Curated advice, guidance, learning and trends in security and privacy, as chosen by our consultants.
Follow the money: financial motives figure highly in breaches, finds Verizon DBIR
Not even a pandemic could stop the publication of the 2020 Verizon Data Breach Investigations Report. Widely respected as an independent source of security information, some highlights from this year include: 86 per cent of breaches were financially motivated, up from 71 per cent in 2019. External attackers were a much bigger security threat than insiders, causing 70 per cent of breaches. (A finding that flies in the face of much ‘insider threat’ commentary.) The 119-page report has further analysis by industry sectors and geography.
Good writeups abound. CyberScoop led with the money angle. ZDNet focused on the finding that misconfigured cloud storage can open small businesses up to attacks. Verizon’s report is free online or as a PDF, with an executive summary to share or pass up the chain. As Brian Honan noted in the SANS newsletter, the report gives valuable insights into how to defend systems and networks.
No letup for ransomware during lockdown
Ransomware continues to spread, but our understanding of how the threat is evolving is also improving. It was the cause of more than a quarter of all recorded security incidents in the 2020 DBIR (above). FireEye produced a strong analysis of the Maze ransomware, which affected victims in multiple industries across Europe and the US. Its report looks at the most common routes of infection which were via email phishing and exploiting unpatched systems. It also gives tips on how to mitigate an attack.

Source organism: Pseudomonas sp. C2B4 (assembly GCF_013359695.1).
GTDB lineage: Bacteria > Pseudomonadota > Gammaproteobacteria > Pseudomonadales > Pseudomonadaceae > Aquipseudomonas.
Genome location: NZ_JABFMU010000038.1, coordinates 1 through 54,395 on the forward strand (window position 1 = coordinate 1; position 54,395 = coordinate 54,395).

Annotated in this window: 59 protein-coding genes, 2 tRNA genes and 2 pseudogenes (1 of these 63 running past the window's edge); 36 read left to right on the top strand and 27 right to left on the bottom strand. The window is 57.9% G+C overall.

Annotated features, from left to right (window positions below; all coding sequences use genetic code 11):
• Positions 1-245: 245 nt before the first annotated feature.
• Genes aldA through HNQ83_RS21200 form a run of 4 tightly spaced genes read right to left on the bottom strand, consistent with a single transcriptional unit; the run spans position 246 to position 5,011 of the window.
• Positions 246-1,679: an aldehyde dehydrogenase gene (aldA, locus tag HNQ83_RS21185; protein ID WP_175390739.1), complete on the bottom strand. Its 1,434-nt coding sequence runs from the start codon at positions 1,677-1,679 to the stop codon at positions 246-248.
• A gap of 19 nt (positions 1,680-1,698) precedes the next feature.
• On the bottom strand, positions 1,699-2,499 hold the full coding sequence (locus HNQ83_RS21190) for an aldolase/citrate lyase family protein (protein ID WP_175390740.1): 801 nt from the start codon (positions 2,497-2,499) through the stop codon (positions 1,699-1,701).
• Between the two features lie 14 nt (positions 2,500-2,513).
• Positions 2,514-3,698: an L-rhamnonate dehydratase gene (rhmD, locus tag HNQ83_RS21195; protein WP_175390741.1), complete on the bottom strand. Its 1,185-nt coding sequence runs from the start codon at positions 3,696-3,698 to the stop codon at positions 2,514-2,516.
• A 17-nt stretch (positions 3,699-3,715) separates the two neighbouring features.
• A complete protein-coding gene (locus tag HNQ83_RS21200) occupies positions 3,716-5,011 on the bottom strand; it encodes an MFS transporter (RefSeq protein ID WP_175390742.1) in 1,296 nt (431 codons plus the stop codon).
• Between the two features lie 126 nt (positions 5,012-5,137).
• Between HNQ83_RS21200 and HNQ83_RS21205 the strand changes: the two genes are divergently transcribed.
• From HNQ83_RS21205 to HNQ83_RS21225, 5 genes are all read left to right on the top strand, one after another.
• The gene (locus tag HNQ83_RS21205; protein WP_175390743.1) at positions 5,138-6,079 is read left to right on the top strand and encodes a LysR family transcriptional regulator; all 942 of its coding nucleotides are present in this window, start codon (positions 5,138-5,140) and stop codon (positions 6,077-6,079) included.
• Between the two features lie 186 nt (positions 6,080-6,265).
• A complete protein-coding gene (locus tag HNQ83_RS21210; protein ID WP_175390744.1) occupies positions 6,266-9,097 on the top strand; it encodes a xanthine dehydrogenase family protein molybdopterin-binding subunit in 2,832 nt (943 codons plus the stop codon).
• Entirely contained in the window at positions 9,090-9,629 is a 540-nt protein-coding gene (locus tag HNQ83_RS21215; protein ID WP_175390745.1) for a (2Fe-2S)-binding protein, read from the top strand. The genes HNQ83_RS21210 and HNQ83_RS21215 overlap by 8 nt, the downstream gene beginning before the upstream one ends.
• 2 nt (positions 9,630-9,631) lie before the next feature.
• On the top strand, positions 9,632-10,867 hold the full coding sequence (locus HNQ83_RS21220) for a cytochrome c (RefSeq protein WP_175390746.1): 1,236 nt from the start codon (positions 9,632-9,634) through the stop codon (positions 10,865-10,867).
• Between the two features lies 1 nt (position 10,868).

In other ransomware news – and there was plenty of it recently – McAfee reposted a useful explainer on RDP security given recent ransomware attacks using that vector. Helpnet Security reported research from Sophos which found that recovery costs double when ransomware victims pay up to stop an infection. The Daily Swig has a story about Tycoon, a new Java-based ransomware targeting educational institutions and IT firms. Meanwhile, Bleeping Computer reported that ransomware gangs, including Maze operators, are now sharing tactics and intelligence, cartel-style.
The lack of women in cybersecurity harms efforts to reduce online risk
Gender disparity in the cybersecurity profession harms diversity and leads to increased risk. That’s the conclusion of Nir Kshetri, Professor of Management at UNC Greensboro. In a well argued, thoroughly researched article in The Conversation, Prof Kshetri found that women are highly underrepresented in cybersecurity. The problem worsens in senior management positions.
“In my research, I have found that internet security requires strategies beyond technical solutions. Women’s representation is important because women tend to offer viewpoints and perspectives that are different from men’s, and these underrepresented perspectives are critical in addressing cyber risks,” he wrote. His article also includes ways that the industry can start attracting more women to work in the cybersecurity field. “Boosting women’s involvement in information security makes both security and business sense. Female leaders in this area tend to prioritise important areas that males often overlook.”